CHICAGO — The Lincoln Park Zoo announced the newest member of its Eastern black rhino family, the first of the critically endangered species to be born at the zoo since 1989.
“Mother and baby are both doing wonderfully,” zoo curator of mammals Mark Kamhout said in a statement. “The calf divides his time between nursing, following mom around, and napping, and that is exactly what a baby rhino should be doing.”
The calf, which weighs 60 pounds, was born on Monday and joins the zoo's three other black rhinos. As adults, the rhinos can weigh up to 3,000 pounds, zoo officials said.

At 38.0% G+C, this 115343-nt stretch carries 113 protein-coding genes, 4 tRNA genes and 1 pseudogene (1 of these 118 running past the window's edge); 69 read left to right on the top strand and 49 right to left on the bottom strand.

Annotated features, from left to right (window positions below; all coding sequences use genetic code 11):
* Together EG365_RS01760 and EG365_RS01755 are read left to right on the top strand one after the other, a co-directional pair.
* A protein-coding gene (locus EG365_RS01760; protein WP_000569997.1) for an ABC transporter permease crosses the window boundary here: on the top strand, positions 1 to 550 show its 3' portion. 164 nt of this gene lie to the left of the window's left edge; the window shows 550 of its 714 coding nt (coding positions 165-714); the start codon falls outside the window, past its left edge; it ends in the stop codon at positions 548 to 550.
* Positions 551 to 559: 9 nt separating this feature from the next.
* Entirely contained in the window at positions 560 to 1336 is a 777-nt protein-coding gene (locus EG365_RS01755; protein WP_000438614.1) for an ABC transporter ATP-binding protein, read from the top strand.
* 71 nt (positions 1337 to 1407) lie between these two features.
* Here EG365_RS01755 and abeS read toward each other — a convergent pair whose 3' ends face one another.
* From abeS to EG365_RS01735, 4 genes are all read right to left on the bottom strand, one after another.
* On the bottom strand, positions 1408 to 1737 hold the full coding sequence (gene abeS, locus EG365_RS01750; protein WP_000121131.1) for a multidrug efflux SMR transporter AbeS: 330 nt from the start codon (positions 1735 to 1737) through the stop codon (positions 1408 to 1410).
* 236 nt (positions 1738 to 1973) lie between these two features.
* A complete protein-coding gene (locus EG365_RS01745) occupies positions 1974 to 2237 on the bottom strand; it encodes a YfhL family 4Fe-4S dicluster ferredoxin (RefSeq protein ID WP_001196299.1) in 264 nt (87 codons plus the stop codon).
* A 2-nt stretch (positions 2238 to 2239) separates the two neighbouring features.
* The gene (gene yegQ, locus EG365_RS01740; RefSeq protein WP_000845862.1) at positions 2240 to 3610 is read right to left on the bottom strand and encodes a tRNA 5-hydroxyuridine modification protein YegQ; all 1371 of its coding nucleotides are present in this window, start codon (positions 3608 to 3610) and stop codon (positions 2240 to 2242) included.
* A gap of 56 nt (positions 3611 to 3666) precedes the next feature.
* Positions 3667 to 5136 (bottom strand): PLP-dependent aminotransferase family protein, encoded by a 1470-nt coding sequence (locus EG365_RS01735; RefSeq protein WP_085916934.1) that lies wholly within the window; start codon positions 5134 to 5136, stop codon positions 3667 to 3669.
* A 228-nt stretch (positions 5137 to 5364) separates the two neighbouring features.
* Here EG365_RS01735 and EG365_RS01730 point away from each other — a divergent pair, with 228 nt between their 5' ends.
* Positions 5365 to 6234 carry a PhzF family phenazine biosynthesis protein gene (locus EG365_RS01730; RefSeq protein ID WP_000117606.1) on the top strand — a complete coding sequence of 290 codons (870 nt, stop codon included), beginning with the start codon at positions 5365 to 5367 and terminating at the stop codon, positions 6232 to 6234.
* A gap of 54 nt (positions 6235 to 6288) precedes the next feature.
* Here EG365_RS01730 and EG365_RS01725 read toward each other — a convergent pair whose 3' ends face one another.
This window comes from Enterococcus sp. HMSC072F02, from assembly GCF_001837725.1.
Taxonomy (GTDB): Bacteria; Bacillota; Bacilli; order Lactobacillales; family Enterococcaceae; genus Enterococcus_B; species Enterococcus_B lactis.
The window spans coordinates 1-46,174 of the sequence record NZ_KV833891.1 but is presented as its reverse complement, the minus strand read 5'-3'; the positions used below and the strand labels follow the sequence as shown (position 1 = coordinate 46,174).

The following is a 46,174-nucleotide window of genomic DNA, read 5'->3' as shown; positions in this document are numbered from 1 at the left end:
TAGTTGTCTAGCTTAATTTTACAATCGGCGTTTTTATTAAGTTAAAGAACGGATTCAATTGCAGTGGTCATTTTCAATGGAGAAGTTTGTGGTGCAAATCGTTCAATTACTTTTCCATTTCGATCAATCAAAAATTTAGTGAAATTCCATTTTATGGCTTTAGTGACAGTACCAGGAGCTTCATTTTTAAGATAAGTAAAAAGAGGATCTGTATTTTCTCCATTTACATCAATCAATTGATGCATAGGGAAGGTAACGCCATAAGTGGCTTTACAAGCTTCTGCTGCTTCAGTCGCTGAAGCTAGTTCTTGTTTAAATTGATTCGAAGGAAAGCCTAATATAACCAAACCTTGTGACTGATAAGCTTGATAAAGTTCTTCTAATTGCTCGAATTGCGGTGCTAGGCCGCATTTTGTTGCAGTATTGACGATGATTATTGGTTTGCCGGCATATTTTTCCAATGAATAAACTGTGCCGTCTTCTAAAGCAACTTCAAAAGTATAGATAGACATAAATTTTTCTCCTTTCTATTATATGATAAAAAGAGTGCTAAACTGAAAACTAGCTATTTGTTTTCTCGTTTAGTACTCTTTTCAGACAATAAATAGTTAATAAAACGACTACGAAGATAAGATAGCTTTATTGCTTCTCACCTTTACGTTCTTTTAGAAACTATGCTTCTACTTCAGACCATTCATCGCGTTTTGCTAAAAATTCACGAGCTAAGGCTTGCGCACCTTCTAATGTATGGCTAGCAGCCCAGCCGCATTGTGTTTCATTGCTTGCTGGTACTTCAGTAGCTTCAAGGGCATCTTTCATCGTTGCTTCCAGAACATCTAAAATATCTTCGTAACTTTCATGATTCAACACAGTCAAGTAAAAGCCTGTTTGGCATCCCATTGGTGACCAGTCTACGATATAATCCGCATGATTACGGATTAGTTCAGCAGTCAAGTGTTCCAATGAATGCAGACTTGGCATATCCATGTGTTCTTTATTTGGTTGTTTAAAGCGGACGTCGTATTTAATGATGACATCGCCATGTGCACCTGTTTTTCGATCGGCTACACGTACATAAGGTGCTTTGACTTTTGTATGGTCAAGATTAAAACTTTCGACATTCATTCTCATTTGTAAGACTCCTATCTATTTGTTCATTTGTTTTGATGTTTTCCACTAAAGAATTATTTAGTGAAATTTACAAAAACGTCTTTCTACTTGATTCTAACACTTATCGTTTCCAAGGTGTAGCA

The wild black rhinoceros is a critically endangered species, and recent estimates peg their numbers at 5,000 total, according to the zoo.
The cafe was born after its 8-year-old first-time mother, Kapuki, mated with 27-year-old Maku in "a cooperative breeding and management strategy overseen by the Association of Zoos and Aquariums," the zoo said.
“This birth is cause for great celebration here at Lincoln Park Zoo and has been much anticipated,” Kamhout said in the statement.
But those hoping to see the new calf will have to wait as it bonds with its mother "behind the scenes," the zoo said.
The zoo suggested visitors check back on its website and social media pages for more information about when the baby, which has not yet been named, will make its public debut.
Also Monday, the zoo announced the birth of an endangered white-cheeked gibbon. The small ape was born in mid-August.